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Crawley Down Walk

With November upon us, we asked Robert Veitch to find an interesting walk in a new location and upon mostly solid ground; he set out from Crawley Down with a skip in his stride and returned to the office beaming from ear to ear after a memorable ramble

From the car park walk east along Burleigh Way, then turn right into Copse Close, then follow the footpath at the end to the next road. Cross over into Hazel Way and continue for 400m before turning right into Cob Close, at the end of which, is the entrance to the Worth Way.

Crawley Down Pond on the left was once an ornamental feature, these days it’s home to squawking wildfowl. Continue along the wide and easy walking of the Worth Way, beneath the beech, ash and oak canopy for 3/4 mile to the cross-paths.

Turn left onto the bridleway, passing the Felbridge Primary School Millennium Wood along the way – but who resides in the oak tree? At the junction by the 3-way fingerpost turn right, then 20m later by another 3-way fingerpost turn left. The route continues very gently downhill through the avenue of oak, over Felbridge Water and gently up the slope to the junction with Crawley Down Road.

Turn left and follow the pavement, past the West Sussex sign, and then across the short section of ‘private land’ to emerge back at the road soon after. Turn left and walk along the road, towards the traffic and the bend. After 150m, behind a black and white chevron sign, take the footpath on the right.

Behind the metal gate the route continues across the next two fields, between receding ferns, past the eye-pleasingly shaped oak and silver birch, and past the bungalow, before turning right by the fingerpost and joining Furnace Farm Road by the rusty gate.

Turn left, and walk for just over a quarter of a mile to the sharp right hand bend. Bear left by the 3-way fingerpost, downhill beside  the post and rail fence. On the left is Furnace Pond, but the view does not open up until the bridge over the spillway. Though the bridge is narrow and the drop is dramatic, the view and therapeutic sound of falling water is a memorable spectacle all of it’s own.

Past the pointless kissing gate, and the necessary kissing gate, the path snakes through the landscape and across a pair of 2-sleeper bridges to a gate, preceding the junction with the A264 at Snow Hill.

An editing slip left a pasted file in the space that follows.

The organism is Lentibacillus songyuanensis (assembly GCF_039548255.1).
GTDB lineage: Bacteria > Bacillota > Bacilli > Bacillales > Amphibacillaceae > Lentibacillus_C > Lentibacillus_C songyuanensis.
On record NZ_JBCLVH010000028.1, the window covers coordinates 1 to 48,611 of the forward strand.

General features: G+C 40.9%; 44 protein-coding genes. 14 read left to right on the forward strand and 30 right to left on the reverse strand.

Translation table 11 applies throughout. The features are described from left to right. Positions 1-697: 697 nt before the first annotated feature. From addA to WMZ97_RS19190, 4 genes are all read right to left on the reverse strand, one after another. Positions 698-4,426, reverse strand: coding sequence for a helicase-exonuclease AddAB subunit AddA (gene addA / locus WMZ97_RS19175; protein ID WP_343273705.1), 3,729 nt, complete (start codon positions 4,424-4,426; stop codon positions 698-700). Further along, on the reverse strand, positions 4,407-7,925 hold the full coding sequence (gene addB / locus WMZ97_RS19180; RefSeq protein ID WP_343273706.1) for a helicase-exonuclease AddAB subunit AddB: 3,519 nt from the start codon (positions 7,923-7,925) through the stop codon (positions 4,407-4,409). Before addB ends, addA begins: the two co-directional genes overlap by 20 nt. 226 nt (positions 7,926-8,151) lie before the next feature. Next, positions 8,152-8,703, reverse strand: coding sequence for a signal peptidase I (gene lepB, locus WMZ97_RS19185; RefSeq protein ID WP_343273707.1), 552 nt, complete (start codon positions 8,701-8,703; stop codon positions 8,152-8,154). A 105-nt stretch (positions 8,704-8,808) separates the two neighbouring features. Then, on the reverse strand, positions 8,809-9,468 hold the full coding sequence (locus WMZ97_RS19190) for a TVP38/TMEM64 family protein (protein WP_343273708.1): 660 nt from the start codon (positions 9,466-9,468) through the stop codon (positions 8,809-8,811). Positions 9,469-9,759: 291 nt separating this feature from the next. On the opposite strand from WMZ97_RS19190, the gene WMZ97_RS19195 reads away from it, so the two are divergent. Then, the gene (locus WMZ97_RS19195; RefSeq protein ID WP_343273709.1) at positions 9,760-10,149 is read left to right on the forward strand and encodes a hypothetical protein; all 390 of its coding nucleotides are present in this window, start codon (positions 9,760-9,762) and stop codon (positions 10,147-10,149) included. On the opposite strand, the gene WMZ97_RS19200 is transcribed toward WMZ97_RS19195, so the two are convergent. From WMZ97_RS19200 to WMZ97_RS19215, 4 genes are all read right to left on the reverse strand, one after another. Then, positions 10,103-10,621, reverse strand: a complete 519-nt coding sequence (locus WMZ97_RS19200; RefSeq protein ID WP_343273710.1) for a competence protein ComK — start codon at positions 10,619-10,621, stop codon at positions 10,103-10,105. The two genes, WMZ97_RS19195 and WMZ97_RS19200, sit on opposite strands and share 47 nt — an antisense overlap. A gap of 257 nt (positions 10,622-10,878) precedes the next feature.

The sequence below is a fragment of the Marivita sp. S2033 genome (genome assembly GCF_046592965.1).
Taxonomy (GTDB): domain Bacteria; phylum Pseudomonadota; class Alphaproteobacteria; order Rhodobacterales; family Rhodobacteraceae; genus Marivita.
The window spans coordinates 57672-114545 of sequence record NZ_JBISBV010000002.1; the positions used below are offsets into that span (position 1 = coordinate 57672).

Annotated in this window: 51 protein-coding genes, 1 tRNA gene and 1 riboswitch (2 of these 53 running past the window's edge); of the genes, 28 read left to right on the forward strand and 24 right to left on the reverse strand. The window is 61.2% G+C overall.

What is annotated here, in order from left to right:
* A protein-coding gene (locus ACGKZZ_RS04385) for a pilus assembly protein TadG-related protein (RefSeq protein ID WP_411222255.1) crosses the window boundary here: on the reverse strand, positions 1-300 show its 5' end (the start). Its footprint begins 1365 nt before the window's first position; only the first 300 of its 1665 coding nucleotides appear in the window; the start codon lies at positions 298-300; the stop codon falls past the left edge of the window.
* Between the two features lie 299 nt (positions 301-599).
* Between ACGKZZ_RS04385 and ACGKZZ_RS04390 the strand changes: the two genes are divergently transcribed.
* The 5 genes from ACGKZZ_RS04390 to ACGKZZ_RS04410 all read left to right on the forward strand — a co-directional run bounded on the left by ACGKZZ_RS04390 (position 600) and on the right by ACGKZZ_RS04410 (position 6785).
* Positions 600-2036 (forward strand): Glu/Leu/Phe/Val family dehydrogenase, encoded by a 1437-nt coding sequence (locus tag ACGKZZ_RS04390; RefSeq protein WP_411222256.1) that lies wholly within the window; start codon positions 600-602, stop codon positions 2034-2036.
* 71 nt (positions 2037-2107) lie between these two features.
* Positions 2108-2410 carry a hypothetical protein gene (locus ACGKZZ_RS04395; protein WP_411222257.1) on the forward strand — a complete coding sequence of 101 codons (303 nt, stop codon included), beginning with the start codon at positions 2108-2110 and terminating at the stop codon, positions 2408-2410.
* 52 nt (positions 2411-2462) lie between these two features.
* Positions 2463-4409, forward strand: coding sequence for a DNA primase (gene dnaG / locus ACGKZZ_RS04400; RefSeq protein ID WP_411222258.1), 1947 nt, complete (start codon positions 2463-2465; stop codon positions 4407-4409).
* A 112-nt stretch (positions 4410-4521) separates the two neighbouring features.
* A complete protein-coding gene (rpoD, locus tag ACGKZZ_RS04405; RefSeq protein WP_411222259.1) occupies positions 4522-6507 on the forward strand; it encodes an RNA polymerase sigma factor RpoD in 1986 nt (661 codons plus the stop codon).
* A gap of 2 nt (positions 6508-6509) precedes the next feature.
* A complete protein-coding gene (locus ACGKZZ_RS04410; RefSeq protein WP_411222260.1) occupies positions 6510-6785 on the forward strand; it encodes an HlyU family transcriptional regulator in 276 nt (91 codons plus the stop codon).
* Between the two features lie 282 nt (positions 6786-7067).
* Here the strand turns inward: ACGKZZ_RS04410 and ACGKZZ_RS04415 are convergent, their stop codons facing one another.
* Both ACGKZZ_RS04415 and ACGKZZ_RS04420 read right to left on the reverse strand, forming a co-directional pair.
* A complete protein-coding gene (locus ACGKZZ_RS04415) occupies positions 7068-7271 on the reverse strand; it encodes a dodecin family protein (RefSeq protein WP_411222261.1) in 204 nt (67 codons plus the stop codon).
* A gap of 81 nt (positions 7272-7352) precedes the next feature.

Cross with care, and follow the footpath alongside the lapped fence, through two kissing gates, then along the drive to the junction with the B2037 on the other side of Snow Hill.

Turn left, then 100m later turn left again. Walk along the entirety of Chapel Lane, past a trio of posts and then a quintet of posts along the way. Not far away, the sound of aircraft rising into the skies can be heard with a near normal regularity.

At the end, cross over into Mill Lane and continue as far as the school. Turn left and take the footpath immediately on the right, alongside the post and rail fence. The myriad of paths lead through wooded glades, meeting circles and Scots pines, towards the sound of traffic and the busy A264 of Copthorne Common Road.

When a break in the traffic occurs, cross with care to the green 2-way public footpath sign. Head south along the track, across Copthorne Upper Common and away from the noise.

After 200m, by the 3-way fingerpost, turn left along the West Sussex Border Path and follow the track to the metal 7-bar gate. Keep going along the track towards the fishery, before taking the footpath by the solitary fingerpost as the track runs out.

Continue past the slices of beech trunk, strange metal barrier and solitary stile of the day to join the drive. Continue in the same general direction, for 300m before heading into the woods beside telegraph pole DP 546.

The path slips downhill, then veers right, then left and past a redundant gate to emerge in a courtyard at Rowfant. Turn right then shortly after, turn left and walk under the castellated archway along the drive to the junction with Wallage Lane.

Turn left and walk along the road, towards the oncoming traffic for 250m, before turning right by the fingerpost, adjacent to the business centre entrance. Follow the path, over the 2-sleeper bridge to the driveway, then immediately left on to the Worth Way.

Walk west for a mile along the old railway line, noting the impressive brick bridge that the trains of yesteryear would have passed beneath. The track emerges into Old Station Close, built on the site of the Grange Road Station, which closed in 1967. From here it’s a short stroll back to the car park.

The 5:15 from Three Bridges to Royal Tunbridge Wells would stop here and although the train would continue, this journey is over. Surely it’s time to let off steam.

Distance: 7.75 miles

Walk Time: 2 hours 45 minutes

Stiles: 1

Footwear: Stout footwear suitable for autumnal weather is recommended

Elevation Gain: 102m (335 feet)

Calorie Burn: Approximately 710kcal

Map: Explorer 135

Parking: Free parking in the Burleigh Way and Kiln Road car parks

Robert has tested the route personally, making sure it is suitable for walking. However, even he cannot guarantee the effects of the weather, or roadworks, or any other factors outside of his control. If you would like to send your feedback about a local walk, please email